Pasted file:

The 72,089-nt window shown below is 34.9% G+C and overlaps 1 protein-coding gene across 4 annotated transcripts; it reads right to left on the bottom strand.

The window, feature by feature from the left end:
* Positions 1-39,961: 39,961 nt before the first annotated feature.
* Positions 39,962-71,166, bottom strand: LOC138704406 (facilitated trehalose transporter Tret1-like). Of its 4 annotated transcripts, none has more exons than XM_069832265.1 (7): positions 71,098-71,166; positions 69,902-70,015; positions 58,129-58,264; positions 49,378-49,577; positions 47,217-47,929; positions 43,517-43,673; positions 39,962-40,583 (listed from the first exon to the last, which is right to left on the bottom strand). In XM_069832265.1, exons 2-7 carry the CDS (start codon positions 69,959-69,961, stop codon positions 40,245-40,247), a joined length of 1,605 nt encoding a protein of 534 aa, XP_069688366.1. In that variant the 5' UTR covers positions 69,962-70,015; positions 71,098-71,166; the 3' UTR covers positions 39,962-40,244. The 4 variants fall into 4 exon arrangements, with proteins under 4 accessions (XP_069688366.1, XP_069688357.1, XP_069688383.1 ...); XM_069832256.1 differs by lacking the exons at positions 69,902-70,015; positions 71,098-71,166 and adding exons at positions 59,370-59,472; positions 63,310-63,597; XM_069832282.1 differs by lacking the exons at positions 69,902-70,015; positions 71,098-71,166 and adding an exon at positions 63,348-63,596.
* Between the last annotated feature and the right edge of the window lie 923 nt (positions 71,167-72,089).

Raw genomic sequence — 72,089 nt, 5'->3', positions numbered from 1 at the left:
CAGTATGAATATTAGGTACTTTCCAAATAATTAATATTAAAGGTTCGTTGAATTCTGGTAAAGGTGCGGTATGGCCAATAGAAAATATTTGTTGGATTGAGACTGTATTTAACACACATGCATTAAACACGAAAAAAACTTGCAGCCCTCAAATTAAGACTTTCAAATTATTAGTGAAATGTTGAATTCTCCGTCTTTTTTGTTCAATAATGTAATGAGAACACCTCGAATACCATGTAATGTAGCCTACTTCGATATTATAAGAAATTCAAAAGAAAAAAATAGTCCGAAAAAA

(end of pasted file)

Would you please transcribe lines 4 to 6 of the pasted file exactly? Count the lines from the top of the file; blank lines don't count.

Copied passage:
* Positions 39,962-71,166, bottom strand: LOC138704406 (facilitated trehalose transporter Tret1-like). Of its 4 annotated transcripts, none has more exons than XM_069832265.1 (7): positions 71,098-71,166; positions 69,902-70,015; positions 58,129-58,264; positions 49,378-49,577; positions 47,217-47,929; positions 43,517-43,673; positions 39,962-40,583 (listed from the first exon to the last, which is right to left on the bottom strand). In XM_069832265.1, exons 2-7 carry the CDS (start codon positions 69,959-69,961, stop codon positions 40,245-40,247), a joined length of 1,605 nt encoding a protein of 534 aa, XP_069688366.1. In that variant the 5' UTR covers positions 69,962-70,015; positions 71,098-71,166; the 3' UTR covers positions 39,962-40,244. The 4 variants fall into 4 exon arrangements, with proteins under 4 accessions (XP_069688366.1, XP_069688357.1, XP_069688383.1 ...); XM_069832256.1 differs by lacking the exons at positions 69,902-70,015; positions 71,098-71,166 and adding exons at positions 59,370-59,472; positions 63,310-63,597; XM_069832282.1 differs by lacking the exons at positions 69,902-70,015; positions 71,098-71,166 and adding an exon at positions 63,348-63,596.
* Between the last annotated feature and the right edge of the window lie 923 nt (positions 71,167-72,089).

Raw genomic sequence — 72,089 nt, 5'->3', positions numbered from 1 at the left: